The National Gender and Equality Commission has decried rising cases of violence, harm, exploitation, neglect, trafficking and abuse of children.
According to a report by the National Crime Research Centre 2020, there was a 205.6 percent increase in the total number of cases of violations of children’s rights between 2017 and 2019.
The report indicates that defilement, child neglect, child custody and child abandonment are the most common forms of violations facing children in Kenya.
Commission Chairperson Dr. Joyce M. Mutinda says a national consultative meeting convened by the Commission in July 2020 found that pressures from COVID-19 containment measures contributed to an increase in the number of children forced to engage in labour to support their families.
“Such actions often contribute to a child’s vulnerability including sexual violation. This meeting noted that online child abuse is an increasingly emerging phenomenon in rural Kenya. Further, the extent of participation of children on issues that affect them is less documented,” She said.
Dr Mutinda made the observations as Kenya joined the African continent in commemorating the Day of the African Child (DAC), which is marked every year on the 16th day of June.
She said the Country has made significant progress in the development and promotion of legislation that advances the rights of the Kenyan child.
They include the Children’s Act 2001, the Sexual Offences Act 2006, the Borstal Institutions Act 2009, the Counter-Trafficking in Persons Act 2010, the Protection Against Domestic Violence Act 2015, the Prohibition of Female Genital Mutilation Act 2011, among others.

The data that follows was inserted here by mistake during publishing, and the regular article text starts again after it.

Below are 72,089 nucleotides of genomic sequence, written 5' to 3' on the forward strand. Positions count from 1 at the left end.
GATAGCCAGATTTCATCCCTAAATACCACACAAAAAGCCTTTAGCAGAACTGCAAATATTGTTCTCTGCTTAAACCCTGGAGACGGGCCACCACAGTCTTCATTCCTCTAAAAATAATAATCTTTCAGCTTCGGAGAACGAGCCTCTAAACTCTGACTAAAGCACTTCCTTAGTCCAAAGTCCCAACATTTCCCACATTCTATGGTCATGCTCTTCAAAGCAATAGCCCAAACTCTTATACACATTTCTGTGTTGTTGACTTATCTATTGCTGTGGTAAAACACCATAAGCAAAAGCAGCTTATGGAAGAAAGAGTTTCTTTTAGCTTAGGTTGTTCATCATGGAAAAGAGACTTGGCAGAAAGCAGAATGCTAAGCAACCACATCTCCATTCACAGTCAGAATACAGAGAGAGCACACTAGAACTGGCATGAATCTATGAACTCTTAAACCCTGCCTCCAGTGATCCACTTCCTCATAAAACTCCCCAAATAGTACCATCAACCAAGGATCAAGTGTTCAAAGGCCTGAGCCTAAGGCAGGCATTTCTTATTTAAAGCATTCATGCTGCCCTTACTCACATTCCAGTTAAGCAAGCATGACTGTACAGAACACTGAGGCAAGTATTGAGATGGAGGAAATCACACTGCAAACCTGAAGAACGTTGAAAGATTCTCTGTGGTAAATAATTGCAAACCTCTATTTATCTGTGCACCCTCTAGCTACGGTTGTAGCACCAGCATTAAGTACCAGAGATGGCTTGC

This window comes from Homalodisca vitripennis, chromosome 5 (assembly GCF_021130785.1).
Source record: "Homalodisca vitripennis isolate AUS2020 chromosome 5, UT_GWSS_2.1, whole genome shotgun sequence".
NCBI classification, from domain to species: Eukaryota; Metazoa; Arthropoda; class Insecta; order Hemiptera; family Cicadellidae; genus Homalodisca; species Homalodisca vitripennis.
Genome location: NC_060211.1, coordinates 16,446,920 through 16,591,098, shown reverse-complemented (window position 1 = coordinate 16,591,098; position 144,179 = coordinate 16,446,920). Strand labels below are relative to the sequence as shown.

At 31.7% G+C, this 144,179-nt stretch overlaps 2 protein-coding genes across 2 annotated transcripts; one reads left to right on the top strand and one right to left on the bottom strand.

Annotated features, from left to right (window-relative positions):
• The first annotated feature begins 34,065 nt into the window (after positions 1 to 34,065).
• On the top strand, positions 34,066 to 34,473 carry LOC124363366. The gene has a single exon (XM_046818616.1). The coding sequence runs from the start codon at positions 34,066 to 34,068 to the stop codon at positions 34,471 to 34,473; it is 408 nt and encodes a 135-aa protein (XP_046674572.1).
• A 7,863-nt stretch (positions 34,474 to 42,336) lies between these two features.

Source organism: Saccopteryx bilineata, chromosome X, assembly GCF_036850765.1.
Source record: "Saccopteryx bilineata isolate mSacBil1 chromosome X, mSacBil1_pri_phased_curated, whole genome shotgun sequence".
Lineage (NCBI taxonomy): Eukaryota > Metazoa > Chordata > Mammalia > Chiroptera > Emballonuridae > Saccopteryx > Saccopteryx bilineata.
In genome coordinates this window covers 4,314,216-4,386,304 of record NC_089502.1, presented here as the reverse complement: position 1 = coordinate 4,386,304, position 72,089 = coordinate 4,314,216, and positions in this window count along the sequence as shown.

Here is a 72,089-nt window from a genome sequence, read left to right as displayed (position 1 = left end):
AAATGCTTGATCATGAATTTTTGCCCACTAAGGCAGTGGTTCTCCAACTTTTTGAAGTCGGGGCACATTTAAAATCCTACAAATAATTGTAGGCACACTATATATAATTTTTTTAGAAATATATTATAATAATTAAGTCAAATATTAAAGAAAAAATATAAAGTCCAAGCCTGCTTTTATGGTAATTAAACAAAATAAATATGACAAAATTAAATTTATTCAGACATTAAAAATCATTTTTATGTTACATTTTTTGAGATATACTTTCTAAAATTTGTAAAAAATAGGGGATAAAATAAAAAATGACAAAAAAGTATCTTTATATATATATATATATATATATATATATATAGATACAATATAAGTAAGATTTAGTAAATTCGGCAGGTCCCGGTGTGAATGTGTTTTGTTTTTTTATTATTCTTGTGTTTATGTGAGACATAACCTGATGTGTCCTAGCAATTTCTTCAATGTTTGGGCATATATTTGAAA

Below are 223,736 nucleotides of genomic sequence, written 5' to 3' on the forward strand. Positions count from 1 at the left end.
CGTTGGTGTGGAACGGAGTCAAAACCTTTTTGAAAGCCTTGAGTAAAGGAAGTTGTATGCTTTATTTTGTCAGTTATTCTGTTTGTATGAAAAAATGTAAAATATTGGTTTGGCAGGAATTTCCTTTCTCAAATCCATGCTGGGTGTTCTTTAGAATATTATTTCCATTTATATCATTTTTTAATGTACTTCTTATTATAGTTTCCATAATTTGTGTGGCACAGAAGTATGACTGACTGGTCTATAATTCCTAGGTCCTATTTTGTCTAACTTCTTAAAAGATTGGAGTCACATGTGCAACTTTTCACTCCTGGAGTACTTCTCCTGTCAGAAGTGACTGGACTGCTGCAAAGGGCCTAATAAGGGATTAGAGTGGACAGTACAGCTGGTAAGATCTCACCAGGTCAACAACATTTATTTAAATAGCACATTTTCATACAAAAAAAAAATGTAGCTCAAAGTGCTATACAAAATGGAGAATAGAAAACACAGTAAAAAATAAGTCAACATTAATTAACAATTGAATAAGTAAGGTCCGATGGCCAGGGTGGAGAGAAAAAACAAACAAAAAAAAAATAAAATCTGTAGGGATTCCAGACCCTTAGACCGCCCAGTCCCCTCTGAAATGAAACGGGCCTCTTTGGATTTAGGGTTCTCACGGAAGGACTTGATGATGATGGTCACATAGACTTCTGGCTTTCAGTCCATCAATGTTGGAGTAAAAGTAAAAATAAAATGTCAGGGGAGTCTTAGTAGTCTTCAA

Mutinda further said that policies and action plans to advance the rights of the child among them the National Plan of Action against Commercial Sexual Exploitation of Children, the National Plan of Action for Children in Kenya, Guidelines for Alternative Care, and the National Family Promotion and Protection Policy are also in place.
“To prevent abuse and promote and protect children’s rights, the Government has put up structures such as the National Administration of Justice Special Taskforce on children’s affairs; Child Protection Units (CPUs) in police stations, and Anti-Human Trafficking and Child Protection Unit at the Directorate of Criminal Investigations, and a children’s division and anti-FGM unit at the Office of the Director of Public Prosecutions just to mention a few,” She said.
Mutinda however said some of the existing laws and policies are not harmonized and in many cases are contradictory.
“The Children’s Act (2001) for instance is yet to be harmonized to reflect the spirit and letter of the Constitution of Kenya 2010. The more Parliament procrastinates on the amendment process of this and other Statutes passed before the promulgation of the Constitution in 2010, the more Kenyan children continue to suffer,” She said.
She urged Parliament to protect and safeguard the rights and welfare of children by passing the necessary legislation as soon as possible.